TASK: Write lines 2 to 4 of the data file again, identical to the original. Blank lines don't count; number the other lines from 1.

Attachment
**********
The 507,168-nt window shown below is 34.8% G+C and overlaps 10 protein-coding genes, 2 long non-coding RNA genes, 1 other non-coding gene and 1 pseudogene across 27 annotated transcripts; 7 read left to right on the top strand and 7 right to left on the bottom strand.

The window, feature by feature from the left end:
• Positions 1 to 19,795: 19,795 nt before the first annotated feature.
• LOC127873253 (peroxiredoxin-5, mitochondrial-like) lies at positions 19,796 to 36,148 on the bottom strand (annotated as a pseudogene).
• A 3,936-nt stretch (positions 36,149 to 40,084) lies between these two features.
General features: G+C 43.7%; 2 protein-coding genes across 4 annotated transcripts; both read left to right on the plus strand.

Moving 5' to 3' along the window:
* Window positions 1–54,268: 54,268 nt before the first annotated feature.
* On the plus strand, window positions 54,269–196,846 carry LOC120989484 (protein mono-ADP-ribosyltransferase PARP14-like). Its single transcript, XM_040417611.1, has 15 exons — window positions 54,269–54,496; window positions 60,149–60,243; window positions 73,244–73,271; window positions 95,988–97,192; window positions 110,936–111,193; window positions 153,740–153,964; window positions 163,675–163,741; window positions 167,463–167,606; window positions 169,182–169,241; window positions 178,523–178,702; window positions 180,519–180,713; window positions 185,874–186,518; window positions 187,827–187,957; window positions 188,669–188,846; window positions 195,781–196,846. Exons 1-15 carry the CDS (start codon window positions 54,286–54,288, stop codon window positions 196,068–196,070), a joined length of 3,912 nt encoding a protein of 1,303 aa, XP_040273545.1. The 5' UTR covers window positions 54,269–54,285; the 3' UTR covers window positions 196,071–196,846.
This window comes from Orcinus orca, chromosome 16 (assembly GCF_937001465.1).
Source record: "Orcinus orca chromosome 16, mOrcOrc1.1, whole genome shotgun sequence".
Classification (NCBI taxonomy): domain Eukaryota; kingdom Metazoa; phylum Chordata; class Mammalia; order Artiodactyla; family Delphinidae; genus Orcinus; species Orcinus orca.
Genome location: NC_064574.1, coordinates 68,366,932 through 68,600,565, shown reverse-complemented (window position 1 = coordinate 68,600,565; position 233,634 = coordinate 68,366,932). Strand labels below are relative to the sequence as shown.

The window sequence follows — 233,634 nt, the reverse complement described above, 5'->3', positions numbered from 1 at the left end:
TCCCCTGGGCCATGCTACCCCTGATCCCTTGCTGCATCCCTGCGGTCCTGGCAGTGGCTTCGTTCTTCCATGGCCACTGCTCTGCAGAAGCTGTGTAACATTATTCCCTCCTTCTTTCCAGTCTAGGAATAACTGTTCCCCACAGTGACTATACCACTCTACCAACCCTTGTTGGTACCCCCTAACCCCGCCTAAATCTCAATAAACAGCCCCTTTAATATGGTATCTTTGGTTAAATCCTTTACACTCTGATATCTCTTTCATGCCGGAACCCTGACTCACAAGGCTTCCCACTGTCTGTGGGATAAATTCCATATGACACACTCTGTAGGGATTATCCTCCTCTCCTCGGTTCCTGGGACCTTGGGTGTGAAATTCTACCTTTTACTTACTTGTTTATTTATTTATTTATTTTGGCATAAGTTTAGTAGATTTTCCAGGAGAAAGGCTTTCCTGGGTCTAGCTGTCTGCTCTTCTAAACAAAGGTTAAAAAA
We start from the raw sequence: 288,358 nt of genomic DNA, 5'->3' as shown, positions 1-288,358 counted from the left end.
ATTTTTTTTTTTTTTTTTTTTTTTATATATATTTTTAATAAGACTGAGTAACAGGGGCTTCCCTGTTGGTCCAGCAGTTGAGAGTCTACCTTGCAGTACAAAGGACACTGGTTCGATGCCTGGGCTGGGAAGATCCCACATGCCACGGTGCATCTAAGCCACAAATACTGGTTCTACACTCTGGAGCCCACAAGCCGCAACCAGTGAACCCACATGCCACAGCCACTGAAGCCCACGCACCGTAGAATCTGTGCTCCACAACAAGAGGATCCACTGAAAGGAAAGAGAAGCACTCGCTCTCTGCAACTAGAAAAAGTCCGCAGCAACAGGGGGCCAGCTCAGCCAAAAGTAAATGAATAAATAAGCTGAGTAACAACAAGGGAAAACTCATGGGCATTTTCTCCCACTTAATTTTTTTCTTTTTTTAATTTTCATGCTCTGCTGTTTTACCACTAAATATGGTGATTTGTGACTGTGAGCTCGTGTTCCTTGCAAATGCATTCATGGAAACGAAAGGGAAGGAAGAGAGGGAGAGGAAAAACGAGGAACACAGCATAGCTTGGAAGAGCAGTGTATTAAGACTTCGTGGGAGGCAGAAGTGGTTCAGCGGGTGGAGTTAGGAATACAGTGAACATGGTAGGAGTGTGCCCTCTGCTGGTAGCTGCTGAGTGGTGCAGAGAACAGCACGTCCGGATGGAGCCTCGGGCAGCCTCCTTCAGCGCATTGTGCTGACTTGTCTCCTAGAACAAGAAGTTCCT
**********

The window, feature by feature from the left end:
• Positions 1 to 19,795: 19,795 nt before the first annotated feature.
• LOC127873253 (peroxiredoxin-5, mitochondrial-like) lies at positions 19,796 to 36,148 on the bottom strand (annotated as a pseudogene).